The Book Club

·       Students were split into 5 ability groups of 6 students.

·       Match student reading ability to text levels giving everyone in the group the same text. The books aren't matched to 'ability' but matched to making progress.

·       Appoint a student as 'leader' for the session. Given a dictionary to use.

·       Provide them with question starters they could use (They're nothing special, nor did I make them myself. They are great starting points. Most important thing to remember is the students choose the questions they want to discuss and use them to help themselves, not any assessment criteria you have - They can be found here)

·       Student initiates the guided reading session and acts as the teacher would (questions, help with words, encouraging expression) (One person speaks at a time, very high expectations needed of year 2's)

·       If the teacher is with that group, they model (took a while with a class of year 2's) the way the leader should conduct the session, as well as the way the other students should conduct themselves. (Big push on moving away from 'What does that word mean? - those questions are important but all too common - to comprehension questions which challenge meaning) I found I was continuously reinforcing the modelling as I worked with each group but over time I could move from modelling the learning to facilitating the learning. I could move a whole group forward by recommending to the leader to introduce to the group a new reading process: word solving, searching for and using information, self-monitoring and correcting, summarizing information, maintaining fluency, adjusting for purpose and genre, predicting, making connections (personal, other texts, and world knowledge), synthesizing, inferring, analyzing, and critiquing.

It took several months of modelling, expectations and practice. I used every opportunity. I made full use of shared reading and class texts - anytime during literacy. By the end of one term if you walked into my classroom during guided reading you would see: 5 different groups reading a text, each with a designated leader. The leader would be asking questions (improving their own understanding of the text), using dictionaries to check the meaning of words, understanding the difference between decoding and comprehension.

I honestly didn't think a class of year 2's could do it. The biggest problem I faced was classroom management. I was worried about it before I started and I knew I had to have unbelievably high standards to make it work. The potential problem was having 5 groups reading at the same time. I made sure that only one person from each group could speak at once. This didn't stifle discussion, quite the opposite, I actually found the time students waited for a person to talk meant their own answers were thought out and more deeply developed. Even with only 5 people talking at once, this could still distract each other from reading. I introduced the quiet reading voice, it worked remarkably well because students were conscious about the level of their voice. When they wanted to use expression, they would just revert back to their normal voice and it didn't seem alien to do so. They enjoyed deciding when the expression in the story warranted a voice increase.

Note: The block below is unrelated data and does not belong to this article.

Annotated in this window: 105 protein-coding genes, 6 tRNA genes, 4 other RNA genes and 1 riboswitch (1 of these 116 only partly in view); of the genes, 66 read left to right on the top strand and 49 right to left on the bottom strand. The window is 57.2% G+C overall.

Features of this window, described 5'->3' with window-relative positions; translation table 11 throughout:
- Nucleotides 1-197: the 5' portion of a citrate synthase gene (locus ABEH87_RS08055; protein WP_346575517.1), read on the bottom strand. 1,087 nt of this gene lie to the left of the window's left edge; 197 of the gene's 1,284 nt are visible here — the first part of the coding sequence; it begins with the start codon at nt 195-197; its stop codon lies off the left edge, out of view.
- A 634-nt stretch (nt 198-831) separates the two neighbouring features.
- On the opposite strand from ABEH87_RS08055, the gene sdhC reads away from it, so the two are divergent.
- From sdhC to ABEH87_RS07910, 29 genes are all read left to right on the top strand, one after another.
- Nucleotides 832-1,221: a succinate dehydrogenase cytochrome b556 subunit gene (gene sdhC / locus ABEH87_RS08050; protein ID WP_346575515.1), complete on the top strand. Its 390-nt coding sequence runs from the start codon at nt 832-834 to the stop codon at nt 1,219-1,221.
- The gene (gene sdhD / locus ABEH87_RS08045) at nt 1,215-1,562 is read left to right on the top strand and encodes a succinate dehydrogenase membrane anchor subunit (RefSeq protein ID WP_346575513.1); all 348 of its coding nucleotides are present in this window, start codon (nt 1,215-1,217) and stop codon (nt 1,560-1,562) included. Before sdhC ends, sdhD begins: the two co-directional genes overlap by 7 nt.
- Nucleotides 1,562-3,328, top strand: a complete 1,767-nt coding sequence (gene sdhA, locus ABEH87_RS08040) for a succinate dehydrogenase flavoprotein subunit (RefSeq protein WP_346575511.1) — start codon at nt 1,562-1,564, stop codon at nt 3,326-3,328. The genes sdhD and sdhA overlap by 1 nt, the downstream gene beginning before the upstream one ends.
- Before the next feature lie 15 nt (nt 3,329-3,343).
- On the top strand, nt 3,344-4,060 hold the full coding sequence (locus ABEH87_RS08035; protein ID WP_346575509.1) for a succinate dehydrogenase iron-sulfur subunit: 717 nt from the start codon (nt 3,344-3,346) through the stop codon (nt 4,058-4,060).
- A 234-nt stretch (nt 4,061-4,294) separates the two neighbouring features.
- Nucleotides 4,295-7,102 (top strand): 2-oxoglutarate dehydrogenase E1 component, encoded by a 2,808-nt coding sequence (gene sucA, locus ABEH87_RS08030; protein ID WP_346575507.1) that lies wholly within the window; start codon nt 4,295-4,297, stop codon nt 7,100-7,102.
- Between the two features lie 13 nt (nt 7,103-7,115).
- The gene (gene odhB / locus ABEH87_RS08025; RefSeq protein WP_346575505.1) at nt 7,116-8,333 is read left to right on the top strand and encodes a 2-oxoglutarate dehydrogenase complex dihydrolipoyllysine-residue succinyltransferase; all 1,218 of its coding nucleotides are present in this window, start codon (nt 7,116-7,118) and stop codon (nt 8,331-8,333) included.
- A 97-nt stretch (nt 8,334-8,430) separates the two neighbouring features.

The result was a classroom where the whole class was reading a text pitched to their level, they were quiet, could concentrate and could receive encouragement from their peers. They soon realised they didn't need me to read books, they could tackle any book they wanted.

I then moved into Year 3. I wanted to know whether it was just my original enthusiasm for something new, the particular cohort or whether it was a good method for guided reading. Thankfully, it was the latter. Part way through I reflected on the strategy and decided that it didn't encourage a few elements that were key to how I wanted my students to see reading. I wanted them to:

§  participate in more discussion

§  recommend books that they have read to their peers, giving reasons for their choices

I decided to introduce a session on Friday's replacing the 5th guided reading slot. I didn't put them in the same groups, I put them into mixed ability groups of 6. Students would take along the book they've been reading, have read or would like to read or just have ideas of topics they would like to discuss. They would take it turns to 'host their book'. Positive or negative they talked about their book, inviting questions, answering questions. Each in turn would 'host'. This is what I see reading as being, a discussion about themes, characters, things that moved you (for good or bad) I was worried this session would be seen as lacking in progress. I was wrong. They were using the skills they had learnt being the leader of their guided group. They transferred the skills. Asking questions that probe for understanding and not just surface-level questioning. Being able to summarise the book (Because they had to summarise to a weaker member of their group when they were leader). Their evaluation skill was brilliant. In order to talk about their book, they began to make connections between texts. They were being exposed to far more books than ever before.

Last year I took the method into my year 5 class and it was just as successful. I am hoping that by sharing this I will be able to receive some critique and be able to improve this even further. I hope that if someone sees a massive flaw they can point it out to me, it would benefit me greatly.

What I will say is, the students didn't just learn new skills during those sessions - they left with a love for reading. They valued reading as something more than just with the teacher, more than just follow-up activities. I managed to find a way to please people who wish to see progress, skills and did I say progress? But I also managed to do it in a way that left a positive impact on the literary lives of my students.  

 

 


Comments

Katy
02/09/2014 21:30